Stadium beer is already grotesquely overpriced, so it’s all the more troubling that Seattle Seahawks concessionaire Delaware North Sports Service has allegedly been selling some watered-down stuff. An investigation by Seattle’s KOMO News found that the alcohol content for six of six draft beers on offer lab-tested at a lower ABV than what the breweries advertise. In some cases, alcohol content was off by more than half a percent, a violation of a federal law, which says plus-or-minus 0.3 percent is the acceptable limit.
KOMO says it obtained and transported samples according to strict lab instructions (small vials kept cool inside bags packed with ice) and still got the depressing results: Bud Light was the lowest, no surprise, basically a hops-flavored club soda containing 3.9 percent ABV instead of the 4.2 advertised. Budweiser clocked in at 4.4 instead of 5.0, Stella Artois was 4.8 percent instead of 5.0, Redhook’s No Equal was 4.8 percent instead of 5.2, Shocktop was 4.7 percent rather than 5.2, and Bass Pale Ale was 4.5 percent and not 5.1.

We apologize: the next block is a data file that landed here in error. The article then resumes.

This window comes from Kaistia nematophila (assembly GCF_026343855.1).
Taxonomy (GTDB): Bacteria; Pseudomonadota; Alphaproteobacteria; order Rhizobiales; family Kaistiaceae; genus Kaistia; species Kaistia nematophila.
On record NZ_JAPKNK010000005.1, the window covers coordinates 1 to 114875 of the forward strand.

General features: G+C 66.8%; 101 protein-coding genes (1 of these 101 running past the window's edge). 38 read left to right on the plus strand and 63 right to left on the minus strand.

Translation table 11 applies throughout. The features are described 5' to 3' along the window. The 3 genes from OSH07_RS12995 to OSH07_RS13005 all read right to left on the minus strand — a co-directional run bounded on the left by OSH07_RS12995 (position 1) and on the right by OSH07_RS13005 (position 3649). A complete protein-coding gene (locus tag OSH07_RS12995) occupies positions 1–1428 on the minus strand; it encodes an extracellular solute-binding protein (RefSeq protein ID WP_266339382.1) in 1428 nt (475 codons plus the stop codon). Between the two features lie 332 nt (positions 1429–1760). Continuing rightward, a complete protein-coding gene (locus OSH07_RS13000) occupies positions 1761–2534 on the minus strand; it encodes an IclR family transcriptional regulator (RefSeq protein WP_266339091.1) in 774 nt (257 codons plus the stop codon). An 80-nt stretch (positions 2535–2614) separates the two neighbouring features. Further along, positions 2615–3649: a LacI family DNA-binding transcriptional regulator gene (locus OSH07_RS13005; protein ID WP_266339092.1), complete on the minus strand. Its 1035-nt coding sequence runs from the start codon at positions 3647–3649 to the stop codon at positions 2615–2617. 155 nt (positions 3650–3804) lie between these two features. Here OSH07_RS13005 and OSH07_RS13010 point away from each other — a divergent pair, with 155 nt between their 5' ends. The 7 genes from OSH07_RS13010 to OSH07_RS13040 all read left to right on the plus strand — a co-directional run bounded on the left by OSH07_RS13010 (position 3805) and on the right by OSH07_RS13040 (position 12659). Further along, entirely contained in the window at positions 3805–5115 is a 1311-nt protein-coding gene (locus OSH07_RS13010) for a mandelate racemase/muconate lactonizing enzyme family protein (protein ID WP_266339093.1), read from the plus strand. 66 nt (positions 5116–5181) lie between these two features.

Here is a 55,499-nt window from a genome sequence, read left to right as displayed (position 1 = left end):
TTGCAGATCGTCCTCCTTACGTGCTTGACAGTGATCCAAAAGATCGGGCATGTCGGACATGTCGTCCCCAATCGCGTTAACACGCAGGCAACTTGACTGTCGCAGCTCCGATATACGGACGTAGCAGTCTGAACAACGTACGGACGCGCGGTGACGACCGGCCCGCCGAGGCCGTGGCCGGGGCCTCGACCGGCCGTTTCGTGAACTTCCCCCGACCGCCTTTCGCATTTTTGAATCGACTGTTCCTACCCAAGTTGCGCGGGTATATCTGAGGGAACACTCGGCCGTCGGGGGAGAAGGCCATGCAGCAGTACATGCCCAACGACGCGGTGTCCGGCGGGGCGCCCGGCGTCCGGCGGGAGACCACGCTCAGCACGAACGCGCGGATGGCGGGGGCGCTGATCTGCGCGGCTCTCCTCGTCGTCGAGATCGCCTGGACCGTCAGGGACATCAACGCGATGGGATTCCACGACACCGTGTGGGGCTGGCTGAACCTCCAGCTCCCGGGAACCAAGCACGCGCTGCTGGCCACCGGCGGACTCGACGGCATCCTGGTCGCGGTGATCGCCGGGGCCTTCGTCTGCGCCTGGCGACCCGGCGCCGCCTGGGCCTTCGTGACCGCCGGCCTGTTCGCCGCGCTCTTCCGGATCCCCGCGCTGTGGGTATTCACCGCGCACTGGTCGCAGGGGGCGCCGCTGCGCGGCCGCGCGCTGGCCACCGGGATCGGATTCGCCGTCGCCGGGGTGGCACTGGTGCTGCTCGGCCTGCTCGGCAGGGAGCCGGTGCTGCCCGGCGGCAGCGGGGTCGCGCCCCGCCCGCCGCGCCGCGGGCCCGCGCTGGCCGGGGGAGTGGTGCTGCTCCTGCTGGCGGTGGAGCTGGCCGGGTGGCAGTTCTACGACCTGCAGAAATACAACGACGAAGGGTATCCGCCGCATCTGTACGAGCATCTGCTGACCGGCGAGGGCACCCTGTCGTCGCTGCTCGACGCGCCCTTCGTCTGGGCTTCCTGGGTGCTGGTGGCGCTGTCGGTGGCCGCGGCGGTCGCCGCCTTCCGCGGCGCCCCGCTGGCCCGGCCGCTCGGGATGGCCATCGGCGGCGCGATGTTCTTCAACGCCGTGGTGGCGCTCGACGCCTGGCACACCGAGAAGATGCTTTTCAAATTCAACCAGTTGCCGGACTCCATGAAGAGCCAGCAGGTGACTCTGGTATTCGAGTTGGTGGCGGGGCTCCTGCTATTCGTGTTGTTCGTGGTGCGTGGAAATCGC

A statement from Anheuser-Busch, which has been down this waterlogged road before and owns five of those six brands, says, “We sell only full-strength beer in the state of Washington,” the same product consumers “purchase at bars, restaurants, convenience stores, and other retail locations,” and then goes on to question “the lab and testing method.”
While the lab grants the numbers could miss the mark by a little, “the results are off enough to absolutely merit more testing and investigation.” Other stadiums have been known to get special so-called “stadium kegs” from Anheuser-Busch, meant to be, in the words of San Diego Padres officials, part of an “alcohol management plan” for stadium drunks.